I’ve actually never seen any data about that! We say don’t use anything petroleum based, because neoprene is a petroleum-based material. We work with a company that make a product called SuitLube which has a high silicone content. In the States, they use a product called “Pam” cooking spray which is similar to the UK’s Crisp&Dry!
A common complaint about standard wetsuit sizing is that tall people say the legs are too short and shorter people say the legs and arms are too long – what can “non-standard” sized people do?
It’s really hard, because you’ve got so many different body types and people vary so much even within the same height and weight. You can’t vary the volume of a suit, but you can vary the length of the legs easily enough. We tape ours, so you’ve got a good 6 inches you can cut off and the same with sleeves. When it comes to body types, it can be tough, but you’ll struggle to find someone that you can’t fit a suit to at all because neoprene stretches. You’ve got two good contact points, over the shoulders and at the crotch, and it’s not that hard to get it to fit on someone with a long body. I think in the past when people have had problems, it can be solved just by cutting the legs, or the sleeves or simply trying more styles to find a suit that fits correctly. We do sizing for stockier people too. There are a lot of people my age who have come from rugby or other strong “power sports”. We’ve got chests of 43, 44, up to 48 inches – a few of them are pretty tall, but a lot are around 5’9 – 5’11’’ – and it occurred to me that there was nothing there for them before.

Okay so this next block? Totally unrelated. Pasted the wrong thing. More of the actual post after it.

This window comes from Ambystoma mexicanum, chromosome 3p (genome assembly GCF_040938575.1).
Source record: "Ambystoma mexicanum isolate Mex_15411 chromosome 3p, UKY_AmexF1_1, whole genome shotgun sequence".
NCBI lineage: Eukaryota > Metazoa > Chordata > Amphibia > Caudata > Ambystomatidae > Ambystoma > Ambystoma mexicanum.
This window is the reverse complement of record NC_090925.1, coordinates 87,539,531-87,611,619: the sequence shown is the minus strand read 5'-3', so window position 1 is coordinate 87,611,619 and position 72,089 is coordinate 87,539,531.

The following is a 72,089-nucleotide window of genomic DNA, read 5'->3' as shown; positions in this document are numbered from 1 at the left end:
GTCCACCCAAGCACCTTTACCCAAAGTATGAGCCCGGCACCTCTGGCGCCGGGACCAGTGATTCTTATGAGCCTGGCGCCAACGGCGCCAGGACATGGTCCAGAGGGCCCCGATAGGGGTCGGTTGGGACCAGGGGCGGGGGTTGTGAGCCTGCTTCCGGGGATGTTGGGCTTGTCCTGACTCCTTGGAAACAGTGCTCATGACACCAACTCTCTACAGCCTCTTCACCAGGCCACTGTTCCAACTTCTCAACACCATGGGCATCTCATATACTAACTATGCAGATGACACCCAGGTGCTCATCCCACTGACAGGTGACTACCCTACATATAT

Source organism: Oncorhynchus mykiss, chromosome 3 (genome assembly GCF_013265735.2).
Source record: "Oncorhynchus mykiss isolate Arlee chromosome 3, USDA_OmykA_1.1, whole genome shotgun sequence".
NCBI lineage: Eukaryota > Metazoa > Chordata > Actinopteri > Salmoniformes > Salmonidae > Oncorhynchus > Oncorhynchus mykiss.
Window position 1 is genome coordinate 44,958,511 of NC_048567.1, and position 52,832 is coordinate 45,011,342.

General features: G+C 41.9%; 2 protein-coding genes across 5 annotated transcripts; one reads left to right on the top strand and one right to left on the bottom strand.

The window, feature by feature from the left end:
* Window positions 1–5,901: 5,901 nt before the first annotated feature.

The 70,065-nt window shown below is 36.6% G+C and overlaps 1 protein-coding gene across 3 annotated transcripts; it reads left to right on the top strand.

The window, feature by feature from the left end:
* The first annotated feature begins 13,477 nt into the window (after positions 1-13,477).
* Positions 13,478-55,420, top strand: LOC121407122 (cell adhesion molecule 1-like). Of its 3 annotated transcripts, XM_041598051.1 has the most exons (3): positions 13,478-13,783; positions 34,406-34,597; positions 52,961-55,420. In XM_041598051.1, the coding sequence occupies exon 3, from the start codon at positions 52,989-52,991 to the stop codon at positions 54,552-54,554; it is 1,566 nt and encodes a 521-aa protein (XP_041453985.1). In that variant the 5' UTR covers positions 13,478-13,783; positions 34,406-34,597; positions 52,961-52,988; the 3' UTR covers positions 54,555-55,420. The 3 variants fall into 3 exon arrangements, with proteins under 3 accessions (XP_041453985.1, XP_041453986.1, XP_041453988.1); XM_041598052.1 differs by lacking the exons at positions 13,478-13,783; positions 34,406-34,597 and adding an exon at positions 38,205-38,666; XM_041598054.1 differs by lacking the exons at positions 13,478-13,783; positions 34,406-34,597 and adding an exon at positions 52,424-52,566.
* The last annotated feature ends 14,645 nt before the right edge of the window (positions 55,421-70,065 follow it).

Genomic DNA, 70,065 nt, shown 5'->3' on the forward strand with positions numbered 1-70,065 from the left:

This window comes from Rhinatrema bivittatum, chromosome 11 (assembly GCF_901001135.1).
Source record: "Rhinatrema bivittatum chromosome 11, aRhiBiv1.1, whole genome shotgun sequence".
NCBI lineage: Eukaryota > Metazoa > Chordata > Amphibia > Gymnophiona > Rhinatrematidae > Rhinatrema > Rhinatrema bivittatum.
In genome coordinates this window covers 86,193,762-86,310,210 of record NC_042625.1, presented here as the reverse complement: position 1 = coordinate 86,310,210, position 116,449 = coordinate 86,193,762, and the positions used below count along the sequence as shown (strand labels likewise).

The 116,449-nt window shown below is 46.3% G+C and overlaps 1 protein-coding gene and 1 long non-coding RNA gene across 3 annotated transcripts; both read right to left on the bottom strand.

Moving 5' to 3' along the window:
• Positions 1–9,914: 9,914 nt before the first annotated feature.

What are the biggest myths and fallacies in wetsuit marketing?